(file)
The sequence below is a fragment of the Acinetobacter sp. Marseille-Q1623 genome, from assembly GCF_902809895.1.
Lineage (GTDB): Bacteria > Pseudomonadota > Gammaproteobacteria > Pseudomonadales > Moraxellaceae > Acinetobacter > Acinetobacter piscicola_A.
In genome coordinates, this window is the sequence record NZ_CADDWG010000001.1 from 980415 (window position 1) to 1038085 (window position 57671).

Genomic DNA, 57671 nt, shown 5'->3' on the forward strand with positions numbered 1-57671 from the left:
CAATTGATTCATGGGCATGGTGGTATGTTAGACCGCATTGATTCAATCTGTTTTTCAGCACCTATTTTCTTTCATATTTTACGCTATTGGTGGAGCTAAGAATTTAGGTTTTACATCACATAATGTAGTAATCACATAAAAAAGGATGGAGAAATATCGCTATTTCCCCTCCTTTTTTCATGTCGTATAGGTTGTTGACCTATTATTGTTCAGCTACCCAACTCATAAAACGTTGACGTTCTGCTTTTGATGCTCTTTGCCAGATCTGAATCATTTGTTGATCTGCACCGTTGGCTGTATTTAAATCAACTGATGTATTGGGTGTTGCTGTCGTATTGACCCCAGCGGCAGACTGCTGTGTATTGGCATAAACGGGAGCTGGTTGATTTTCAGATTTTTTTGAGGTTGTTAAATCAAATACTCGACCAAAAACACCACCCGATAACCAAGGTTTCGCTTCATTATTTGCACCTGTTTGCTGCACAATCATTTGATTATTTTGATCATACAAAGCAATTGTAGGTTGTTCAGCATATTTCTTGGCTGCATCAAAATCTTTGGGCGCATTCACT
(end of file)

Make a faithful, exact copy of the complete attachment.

The sequence below is a fragment of the Acinetobacter sp. Marseille-Q1623 genome, from assembly GCF_902809895.1.
Lineage (GTDB): Bacteria > Pseudomonadota > Gammaproteobacteria > Pseudomonadales > Moraxellaceae > Acinetobacter > Acinetobacter piscicola_A.
In genome coordinates, this window is the sequence record NZ_CADDWG010000001.1 from 980415 (window position 1) to 1038085 (window position 57671).

Genomic DNA, 57671 nt, shown 5'->3' on the forward strand with positions numbered 1-57671 from the left:
CAATTGATTCATGGGCATGGTGGTATGTTAGACCGCATTGATTCAATCTGTTTTTCAGCACCTATTTTCTTTCATATTTTACGCTATTGGTGGAGCTAAGAATTTAGGTTTTACATCACATAATGTAGTAATCACATAAAAAAGGATGGAGAAATATCGCTATTTCCCCTCCTTTTTTCATGTCGTATAGGTTGTTGACCTATTATTGTTCAGCTACCCAACTCATAAAACGTTGACGTTCTGCTTTTGATGCTCTTTGCCAGATCTGAATCATTTGTTGATCTGCACCGTTGGCTGTATTTAAATCAACTGATGTATTGGGTGTTGCTGTCGTATTGACCCCAGCGGCAGACTGCTGTGTATTGGCATAAACGGGAGCTGGTTGATTTTCAGATTTTTTTGAGGTTGTTAAATCAAATACTCGACCAAAAACACCACCCGATAACCAAGGTTTCGCTTCATTATTTGCACCTGTTTGCTGCACAATCATTTGATTATTTTGATCATACAAAGCAATTGTAGGTTGTTCAGCATATTTCTTGGCTGCATCAAAATCTTTGGGCGCATTCACT